Role reversal —
Now it's the son teaching mom how to eat healthy
© by Barbara Anderson
The Salem News
Thursday, December 9, 2010
I don't need the President's Council on
Fitness, Sports and Nutrition, or the president's wife, to teach
me about fitness, sports and nutrition. I just ask my son.
Yes, there comes a time in every mother's life when she has to
say to her kids: You are right.
After a last stand last spring in Nevada sharing chocolate and
ice cream with the grandchildren, I am now ready to tell them:
Dad and mom know best.
Nothing against Michelle Obama. I didn't need Laura Bush, whom I
admire, to teach me to read to my son either. In fact, this is
where the story of Lance and nutrition begins, as at age 2 he
stands on a chair in front of the stove stirring hot dogs,
potato slices and beans.
We'd read a book about a boy who stowed away on a ship; the crew
had made him work for his keep by cooking hot dogs, potatoes and
beans for them. Lance and I regularly re-enacted that story.
Also, having read Dr. Seuss, we did not eat green eggs and ham.
I myself am not a great cook. I've always been happy to eat most
anything anyone puts in front of me; and find something easy to
cook if I have to make it myself. Since Lance's father was often
being fed overseas by the Navy, our son's early years featured
Kellogg's Pop-Tarts, peanut-butter sandwiches and Shake-A Pudd'n.
(There's a funny photo in which the lid came off the pudding
container while he was shaking it, so he ended up wearing his
More complicated tastes developed over the years. After I'd gone
to work in Boston I was rarely home by dinnertime, so Lance and
our live-in friend, John, would fix meals together. John's
specialty was macaroni and cheese, but already Lance was baking
popovers as good as those at Anthony's Hawthorne.
Lance didn't like cafeteria food or cold packed lunches. He'd
come home from middle school to make soup and salad; said the
trick was to walk boldly out the front door as if on an approved
As a teenager he worked as a busboy/waiter at the King's Rook
and Michael's in Marblehead, and probably picked up a few
culinary tips there.
When he was in college, he and his UMass housemates invited John
and me to Thanksgiving dinner in Amherst. Assisted by their
girlfriends, they served food made "from scratch" that ranged
from the pre-dinner veggie dips and homemade bread sticks
through the stuffed turkey, side dishes, fresh cranberry sauce
and pies. It was the best meal I'd ever had until years later,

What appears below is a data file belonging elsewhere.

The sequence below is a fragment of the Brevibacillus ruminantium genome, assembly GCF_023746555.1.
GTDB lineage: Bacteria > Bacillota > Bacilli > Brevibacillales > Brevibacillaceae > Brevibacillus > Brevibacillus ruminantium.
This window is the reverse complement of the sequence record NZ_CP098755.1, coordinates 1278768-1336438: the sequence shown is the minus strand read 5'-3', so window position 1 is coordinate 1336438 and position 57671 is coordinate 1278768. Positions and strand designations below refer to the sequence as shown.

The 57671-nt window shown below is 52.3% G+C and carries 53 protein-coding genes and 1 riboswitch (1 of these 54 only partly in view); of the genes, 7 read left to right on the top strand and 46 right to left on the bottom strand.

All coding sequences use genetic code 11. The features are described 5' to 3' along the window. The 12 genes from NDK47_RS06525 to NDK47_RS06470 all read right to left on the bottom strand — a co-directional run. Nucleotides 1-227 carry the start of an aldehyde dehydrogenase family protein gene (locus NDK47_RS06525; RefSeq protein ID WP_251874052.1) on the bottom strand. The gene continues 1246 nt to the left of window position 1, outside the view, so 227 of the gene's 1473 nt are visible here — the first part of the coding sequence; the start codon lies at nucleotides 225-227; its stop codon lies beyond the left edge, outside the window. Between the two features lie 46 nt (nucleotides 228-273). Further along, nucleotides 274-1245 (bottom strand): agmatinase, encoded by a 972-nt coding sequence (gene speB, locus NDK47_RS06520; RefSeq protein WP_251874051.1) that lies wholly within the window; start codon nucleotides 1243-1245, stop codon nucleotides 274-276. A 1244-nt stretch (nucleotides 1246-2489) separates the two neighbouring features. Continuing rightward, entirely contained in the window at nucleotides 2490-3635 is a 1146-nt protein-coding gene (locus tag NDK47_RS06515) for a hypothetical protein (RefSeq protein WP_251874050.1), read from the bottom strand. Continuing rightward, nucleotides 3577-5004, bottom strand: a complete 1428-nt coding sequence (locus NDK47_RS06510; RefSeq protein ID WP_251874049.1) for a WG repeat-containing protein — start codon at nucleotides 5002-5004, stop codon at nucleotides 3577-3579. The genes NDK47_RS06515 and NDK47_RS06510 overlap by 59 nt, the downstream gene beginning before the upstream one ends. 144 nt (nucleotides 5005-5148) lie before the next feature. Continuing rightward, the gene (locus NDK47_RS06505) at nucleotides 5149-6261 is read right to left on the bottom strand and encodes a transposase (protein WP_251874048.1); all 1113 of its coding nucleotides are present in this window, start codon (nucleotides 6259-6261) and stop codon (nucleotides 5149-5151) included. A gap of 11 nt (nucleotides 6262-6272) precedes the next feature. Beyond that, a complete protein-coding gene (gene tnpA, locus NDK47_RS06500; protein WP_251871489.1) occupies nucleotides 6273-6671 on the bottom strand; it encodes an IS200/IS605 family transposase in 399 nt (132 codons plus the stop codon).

when Lance and his wife Mary took John and me to a cooking
school in California for a several-course gourmet meal.
Was all this meant to make me feel inadequate, you ask? Hard to
tell. But I'm sure Mary appreciates her husband's self-taught
skills, since he shares in the preparation of the evening meal.
When I visit I enjoy watching the two of them circling their
kitchen's center island after their shared workday, chopping,
mixing, stirring their nutritious and delicious vegetarian
OK, I didn't immediately get the vegetarian thing. But they
aren't religious about it; Mary simply determined that meat and
poultry aren't helpful for maintaining healthy bodies. They eat
wild salmon and sushi; mix grains, beans and cheese to get their
proteins; and bake whole-grain bread in a bread machine that
runs overnight. There's always yogurt in the refrigerator, fresh
fruit on the counter.
My sylphlike granddaughter is a delicate eater, preferring pasta
to either meat or vegetables. My sturdy grandson, however,
decided that he likes meat, especially hot dogs; and to their
credit his parents let him choose, realizing perhaps that with
his very active lifestyle, he may need more protein than his
more artistic sister.
It was hard for a grandmother, though, who wanted to treat them
to cookies and ice cream. I resisted the anti-sugar crusade and
the "ice cream is poison" mantra, insisting that eating ice
cream is a perfectly good way to get dairy products while living
the American dream.
But as I grow older, and pay more attention to what makes me
feel good and what doesn't, I am admitting that sugar and ice
cream really don't. I'm eating less meat and more vegetables,
and putting blueberries on my oatmeal. Lance introduced me to
the books of Andrew Weil, M.D, whom I try to follow.
I doubt I'll be leaving my computer and hammock to follow the
President's Council on Fitness recommendations. I take my daily
walk and am just glad that my grandchildren have always been
discouraged from substituting television for running around the
backyard playground, jumping on the trampoline, dancing and
gymnastics (Maya) and skiing, boarding and biking (Aidan).
There seems to be a healthy outdoor mentality in northern
Nevada. I didn't see much sign of an "obesity epidemic" at a
grade-school spring walk-a-thon, where the kids competed to see
who could circle the playground the most times in an hour for a
I hope the President's Commission recommends the healthy
lifestyle my son found, beyond Pop-Tarts, and without government
assistance, for his own children and his mother.
The comments made
and opinions expressed in her columns are those of Barbara Anderson
and do not necessarily reflect those of Citizens for Limited Taxation.
Barbara Anderson is executive director of Citizens for Limited Taxation. Her
column appears weekly in the Salem News and other Eagle Tribune newspapers; bi-weekly in the Tinytown Gazette; and occasionally in
the Lowell Sun, Providence (RI) Journal and other newspapers.
More of Barbara's
Citizens for Limited Taxation
▪ PO Box 1147
▪ Marblehead, MA 01945